Efficient Chow: UX research + design


The goal of Efficient Chow is to help crossfitters eat healthily by providing them with recipes that fit their lifestyle and goals.

Efficient Chow is a company that my friend John Wei started, aiming to help people eat healthily, affordably, and conveniently. He felt that there was an opportunity to easily incorporate nutrition data into recipes that hadn’t been done before that would meet the needs of fitness-minded people, such as cross fitters. He was starting to do crossfit at the time and wanted a product that he could use to find recipes that aligned with his goals. Since he was a developer, he asked if I could help by designing a first version of 2 essential parts of the site - the homepage, and the recipe page.

User interviews and personas

The first step I took was to conduct interviews with our target audience - cross fitters - in order to understand their lifestyle, goals, nutrition habits, and what needs they had that weren’t being met that Efficient Chow could potentially solve. I prepared a list of our initial assumptions, general lifestyle questions, and questions that would validate/invalidate our assumptions. After interviewing 6 people, I found that specific nutrition content, easy preparation, and affordability were the main motivators of cross fitters trying to decide what to cook. I then created 3 personas to guide the design process.

3 personas, developed from user interviews

3 personas, developed from user interviews

The homepage

In designing the first version of the homepage of Efficient Chow,  I clarified and noted the following constraints and goals given to me:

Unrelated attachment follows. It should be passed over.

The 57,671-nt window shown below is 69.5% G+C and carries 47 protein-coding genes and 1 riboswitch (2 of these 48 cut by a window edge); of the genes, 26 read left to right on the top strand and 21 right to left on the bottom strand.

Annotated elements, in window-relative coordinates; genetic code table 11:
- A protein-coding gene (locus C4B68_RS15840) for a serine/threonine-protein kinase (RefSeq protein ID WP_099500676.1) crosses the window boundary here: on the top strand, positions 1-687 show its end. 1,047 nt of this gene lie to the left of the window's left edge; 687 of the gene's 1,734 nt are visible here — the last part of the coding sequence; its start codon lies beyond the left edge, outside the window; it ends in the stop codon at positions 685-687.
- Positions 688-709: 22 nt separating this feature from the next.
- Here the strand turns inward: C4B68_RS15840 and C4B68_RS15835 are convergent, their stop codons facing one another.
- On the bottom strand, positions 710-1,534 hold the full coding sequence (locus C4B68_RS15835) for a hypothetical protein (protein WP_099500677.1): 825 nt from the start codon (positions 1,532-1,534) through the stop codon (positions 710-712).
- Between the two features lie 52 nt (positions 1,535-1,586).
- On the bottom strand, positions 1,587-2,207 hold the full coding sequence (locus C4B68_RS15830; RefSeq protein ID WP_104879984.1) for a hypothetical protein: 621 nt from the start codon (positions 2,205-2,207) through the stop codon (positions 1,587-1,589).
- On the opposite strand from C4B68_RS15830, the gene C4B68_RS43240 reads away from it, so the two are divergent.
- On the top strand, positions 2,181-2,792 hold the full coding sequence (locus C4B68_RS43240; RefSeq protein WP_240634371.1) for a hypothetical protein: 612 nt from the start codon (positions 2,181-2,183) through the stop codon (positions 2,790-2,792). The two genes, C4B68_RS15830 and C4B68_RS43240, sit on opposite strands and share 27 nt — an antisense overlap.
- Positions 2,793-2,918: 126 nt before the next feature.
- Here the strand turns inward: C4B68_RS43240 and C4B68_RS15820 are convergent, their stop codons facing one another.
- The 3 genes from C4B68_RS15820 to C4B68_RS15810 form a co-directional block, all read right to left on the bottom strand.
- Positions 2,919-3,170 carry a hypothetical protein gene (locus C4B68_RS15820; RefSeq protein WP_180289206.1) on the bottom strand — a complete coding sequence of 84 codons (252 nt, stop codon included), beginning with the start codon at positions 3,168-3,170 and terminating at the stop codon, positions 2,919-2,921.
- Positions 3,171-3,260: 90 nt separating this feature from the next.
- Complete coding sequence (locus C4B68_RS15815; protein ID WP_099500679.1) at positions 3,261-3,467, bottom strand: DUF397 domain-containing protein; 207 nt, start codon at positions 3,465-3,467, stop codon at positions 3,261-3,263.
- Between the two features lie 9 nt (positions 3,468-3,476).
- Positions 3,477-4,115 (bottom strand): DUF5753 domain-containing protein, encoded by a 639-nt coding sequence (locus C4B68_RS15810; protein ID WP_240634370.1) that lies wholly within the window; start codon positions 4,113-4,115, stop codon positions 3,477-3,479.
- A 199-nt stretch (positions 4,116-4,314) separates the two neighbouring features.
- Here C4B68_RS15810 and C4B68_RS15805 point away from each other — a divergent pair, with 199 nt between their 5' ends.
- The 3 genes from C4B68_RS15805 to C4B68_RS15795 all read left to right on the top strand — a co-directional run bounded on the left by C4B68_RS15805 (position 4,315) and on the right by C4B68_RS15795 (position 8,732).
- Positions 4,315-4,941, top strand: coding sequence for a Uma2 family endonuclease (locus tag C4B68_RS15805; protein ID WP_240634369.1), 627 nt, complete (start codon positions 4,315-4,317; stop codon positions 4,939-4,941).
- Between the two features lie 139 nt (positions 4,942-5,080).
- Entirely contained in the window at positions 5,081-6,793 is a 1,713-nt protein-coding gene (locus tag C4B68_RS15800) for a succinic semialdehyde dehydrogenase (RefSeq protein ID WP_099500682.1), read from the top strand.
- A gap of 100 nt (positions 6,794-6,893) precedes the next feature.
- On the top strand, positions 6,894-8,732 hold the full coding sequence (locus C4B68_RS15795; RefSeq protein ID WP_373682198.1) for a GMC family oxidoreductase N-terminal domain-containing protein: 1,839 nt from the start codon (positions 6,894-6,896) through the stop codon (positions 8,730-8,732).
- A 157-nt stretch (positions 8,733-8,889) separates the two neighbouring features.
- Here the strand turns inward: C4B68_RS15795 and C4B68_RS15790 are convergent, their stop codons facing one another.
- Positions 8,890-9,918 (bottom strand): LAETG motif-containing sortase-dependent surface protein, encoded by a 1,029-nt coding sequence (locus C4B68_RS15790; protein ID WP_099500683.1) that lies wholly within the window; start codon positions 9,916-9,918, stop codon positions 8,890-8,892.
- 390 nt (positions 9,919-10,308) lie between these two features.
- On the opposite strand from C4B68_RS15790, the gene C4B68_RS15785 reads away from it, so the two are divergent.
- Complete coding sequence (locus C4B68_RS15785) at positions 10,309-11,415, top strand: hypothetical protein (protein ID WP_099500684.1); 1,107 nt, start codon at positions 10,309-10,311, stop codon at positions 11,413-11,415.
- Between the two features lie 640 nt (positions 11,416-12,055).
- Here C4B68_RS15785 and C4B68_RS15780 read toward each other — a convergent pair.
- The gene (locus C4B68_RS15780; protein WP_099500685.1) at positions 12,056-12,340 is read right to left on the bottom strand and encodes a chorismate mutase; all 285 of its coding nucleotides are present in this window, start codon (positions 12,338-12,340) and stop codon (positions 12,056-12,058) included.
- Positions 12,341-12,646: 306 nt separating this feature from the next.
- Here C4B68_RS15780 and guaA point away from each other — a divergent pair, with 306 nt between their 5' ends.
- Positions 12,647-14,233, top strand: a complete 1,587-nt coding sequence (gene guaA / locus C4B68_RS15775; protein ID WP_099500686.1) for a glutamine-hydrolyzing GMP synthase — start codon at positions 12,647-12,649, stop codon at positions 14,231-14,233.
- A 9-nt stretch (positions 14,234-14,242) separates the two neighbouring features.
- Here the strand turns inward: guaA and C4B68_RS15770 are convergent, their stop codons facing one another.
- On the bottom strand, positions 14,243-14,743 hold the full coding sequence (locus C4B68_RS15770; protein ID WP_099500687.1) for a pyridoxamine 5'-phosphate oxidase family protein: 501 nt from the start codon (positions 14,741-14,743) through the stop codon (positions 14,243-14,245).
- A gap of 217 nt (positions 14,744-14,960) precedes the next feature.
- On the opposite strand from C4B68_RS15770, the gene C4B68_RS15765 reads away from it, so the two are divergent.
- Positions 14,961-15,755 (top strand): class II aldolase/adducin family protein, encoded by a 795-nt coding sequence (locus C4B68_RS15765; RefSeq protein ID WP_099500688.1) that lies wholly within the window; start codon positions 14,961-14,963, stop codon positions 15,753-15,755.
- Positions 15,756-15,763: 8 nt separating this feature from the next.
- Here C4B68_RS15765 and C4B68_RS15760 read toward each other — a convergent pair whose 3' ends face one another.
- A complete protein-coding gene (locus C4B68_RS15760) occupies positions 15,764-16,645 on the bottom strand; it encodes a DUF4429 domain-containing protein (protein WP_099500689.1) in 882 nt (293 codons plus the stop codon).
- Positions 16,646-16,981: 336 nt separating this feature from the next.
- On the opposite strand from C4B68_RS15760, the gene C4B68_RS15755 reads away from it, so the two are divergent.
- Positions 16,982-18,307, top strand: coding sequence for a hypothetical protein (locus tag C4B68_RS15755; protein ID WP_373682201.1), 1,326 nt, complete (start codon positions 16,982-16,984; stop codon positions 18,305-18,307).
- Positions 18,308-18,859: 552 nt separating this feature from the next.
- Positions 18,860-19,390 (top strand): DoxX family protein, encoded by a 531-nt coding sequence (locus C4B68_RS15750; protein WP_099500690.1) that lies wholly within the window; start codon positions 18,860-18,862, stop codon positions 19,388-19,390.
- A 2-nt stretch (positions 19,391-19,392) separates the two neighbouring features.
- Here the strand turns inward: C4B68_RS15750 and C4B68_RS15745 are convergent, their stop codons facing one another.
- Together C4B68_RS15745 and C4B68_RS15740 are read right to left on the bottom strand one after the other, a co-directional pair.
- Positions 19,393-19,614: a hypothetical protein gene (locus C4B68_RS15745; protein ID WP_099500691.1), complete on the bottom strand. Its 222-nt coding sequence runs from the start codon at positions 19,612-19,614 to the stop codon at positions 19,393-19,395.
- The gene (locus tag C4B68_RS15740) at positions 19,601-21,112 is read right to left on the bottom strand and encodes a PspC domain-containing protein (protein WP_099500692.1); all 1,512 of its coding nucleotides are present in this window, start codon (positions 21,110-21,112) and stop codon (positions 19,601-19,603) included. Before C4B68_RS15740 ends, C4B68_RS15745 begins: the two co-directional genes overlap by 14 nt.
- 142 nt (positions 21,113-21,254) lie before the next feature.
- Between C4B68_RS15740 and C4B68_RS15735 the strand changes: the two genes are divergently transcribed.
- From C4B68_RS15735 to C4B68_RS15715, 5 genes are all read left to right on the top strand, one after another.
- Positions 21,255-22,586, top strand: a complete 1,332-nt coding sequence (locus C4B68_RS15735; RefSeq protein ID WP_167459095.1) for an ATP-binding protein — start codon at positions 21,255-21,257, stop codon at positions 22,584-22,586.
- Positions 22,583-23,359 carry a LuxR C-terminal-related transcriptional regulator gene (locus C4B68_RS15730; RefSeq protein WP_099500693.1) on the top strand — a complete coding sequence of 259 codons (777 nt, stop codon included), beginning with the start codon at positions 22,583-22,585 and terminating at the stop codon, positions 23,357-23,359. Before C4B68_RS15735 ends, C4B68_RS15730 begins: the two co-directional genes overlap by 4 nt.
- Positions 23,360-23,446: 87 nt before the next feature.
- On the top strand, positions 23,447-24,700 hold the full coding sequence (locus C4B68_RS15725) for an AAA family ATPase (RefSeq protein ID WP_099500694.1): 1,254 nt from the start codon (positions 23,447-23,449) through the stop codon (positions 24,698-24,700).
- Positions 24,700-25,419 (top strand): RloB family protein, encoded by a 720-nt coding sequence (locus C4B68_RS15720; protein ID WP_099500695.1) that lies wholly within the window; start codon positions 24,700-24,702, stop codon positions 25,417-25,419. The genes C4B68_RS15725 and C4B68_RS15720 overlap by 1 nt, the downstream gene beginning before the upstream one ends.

• Because of copyright issues and limited content production at the time, there would be no food photos available in the initial version
  • The main call to action desired is for a user to sign up for their weekly newsletter
  • The secondary call to action is to view a recipe
  • The most important information about a recipe are the recipe name, calories/dollar, 2 nutrient summary metrics, and individual macro nutrient metrics.

Soon after, the photo constraint was lifted, much to my joy. (I mean, what's food website without mouth-watering photos?)

The homepage design evolved over time as John and I experimented with how to emphasize our desired actions and the amount of data to show initially per recipe. The current homepage maintains and reflects the primary and secondary call to actions well. John did an excellent job optimizing on my initial design after observing user behavior.

(Click on images to view larger versions)

The recipe page - desktop and mobile

The goals of the recipe page were to provide intense, detailed nutritional data that the crossfitter or other performance-driven person would need, and to also promote the adding of the recipe ingredients to the user's Amazon Cart, as that was convenient for the user, and a viable source of revenue for EfficientChow.

One unique challenge I encountered was implementing the ingredient change feature in mobile. The feature enables the nutrition table data to change in real-time, as the user changes the quantity of any ingredient in the recipe on the page. However, a mobile screen has such limited real estate - it would be impossible to show both the interface for changing the ingredient quantities and all the resulting nutritional changes in the same small screen. I considered how I could create a navigation of sorts to link the two parts of the page, and ultimately decided on a bottom navigation bar that would show a notification dot if there were changes in nutritional data. Having this navigation would make finding relevant information much easier on mobile, especially since Efficient Chow showcases so much data.

(Click on images to view larger versions)